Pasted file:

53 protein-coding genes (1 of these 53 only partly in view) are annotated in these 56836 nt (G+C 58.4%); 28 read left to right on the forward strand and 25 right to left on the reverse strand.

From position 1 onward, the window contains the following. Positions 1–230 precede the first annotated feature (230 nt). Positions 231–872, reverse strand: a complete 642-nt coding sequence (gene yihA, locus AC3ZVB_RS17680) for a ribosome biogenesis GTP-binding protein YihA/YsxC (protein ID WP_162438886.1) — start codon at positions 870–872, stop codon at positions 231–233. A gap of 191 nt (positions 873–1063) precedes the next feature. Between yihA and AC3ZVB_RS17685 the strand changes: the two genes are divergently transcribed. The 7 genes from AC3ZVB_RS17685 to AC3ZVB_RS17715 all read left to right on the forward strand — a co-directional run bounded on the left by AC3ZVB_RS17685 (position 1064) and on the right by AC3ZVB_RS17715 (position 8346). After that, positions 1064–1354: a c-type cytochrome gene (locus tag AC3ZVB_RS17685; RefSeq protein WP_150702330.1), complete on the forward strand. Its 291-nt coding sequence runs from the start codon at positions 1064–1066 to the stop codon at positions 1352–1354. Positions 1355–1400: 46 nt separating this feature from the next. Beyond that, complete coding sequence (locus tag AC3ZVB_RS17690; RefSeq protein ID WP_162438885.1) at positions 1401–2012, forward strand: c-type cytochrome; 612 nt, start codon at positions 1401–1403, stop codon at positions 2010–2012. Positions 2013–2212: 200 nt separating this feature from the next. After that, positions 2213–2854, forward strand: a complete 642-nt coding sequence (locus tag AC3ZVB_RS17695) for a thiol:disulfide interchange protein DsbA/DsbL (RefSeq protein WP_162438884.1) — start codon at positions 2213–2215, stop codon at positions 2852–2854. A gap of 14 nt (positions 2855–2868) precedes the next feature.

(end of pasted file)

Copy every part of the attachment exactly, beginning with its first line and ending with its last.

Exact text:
53 protein-coding genes (1 of these 53 only partly in view) are annotated in these 56836 nt (G+C 58.4%); 28 read left to right on the forward strand and 25 right to left on the reverse strand.

From position 1 onward, the window contains the following. Positions 1–230 precede the first annotated feature (230 nt). Positions 231–872, reverse strand: a complete 642-nt coding sequence (gene yihA, locus AC3ZVB_RS17680) for a ribosome biogenesis GTP-binding protein YihA/YsxC (protein ID WP_162438886.1) — start codon at positions 870–872, stop codon at positions 231–233. A gap of 191 nt (positions 873–1063) precedes the next feature. Between yihA and AC3ZVB_RS17685 the strand changes: the two genes are divergently transcribed. The 7 genes from AC3ZVB_RS17685 to AC3ZVB_RS17715 all read left to right on the forward strand — a co-directional run bounded on the left by AC3ZVB_RS17685 (position 1064) and on the right by AC3ZVB_RS17715 (position 8346). After that, positions 1064–1354: a c-type cytochrome gene (locus tag AC3ZVB_RS17685; RefSeq protein WP_150702330.1), complete on the forward strand. Its 291-nt coding sequence runs from the start codon at positions 1064–1066 to the stop codon at positions 1352–1354. Positions 1355–1400: 46 nt separating this feature from the next. Beyond that, complete coding sequence (locus tag AC3ZVB_RS17690; RefSeq protein ID WP_162438885.1) at positions 1401–2012, forward strand: c-type cytochrome; 612 nt, start codon at positions 1401–1403, stop codon at positions 2010–2012. Positions 2013–2212: 200 nt separating this feature from the next. After that, positions 2213–2854, forward strand: a complete 642-nt coding sequence (locus tag AC3ZVB_RS17695) for a thiol:disulfide interchange protein DsbA/DsbL (RefSeq protein WP_162438884.1) — start codon at positions 2213–2215, stop codon at positions 2852–2854. A gap of 14 nt (positions 2855–2868) precedes the next feature.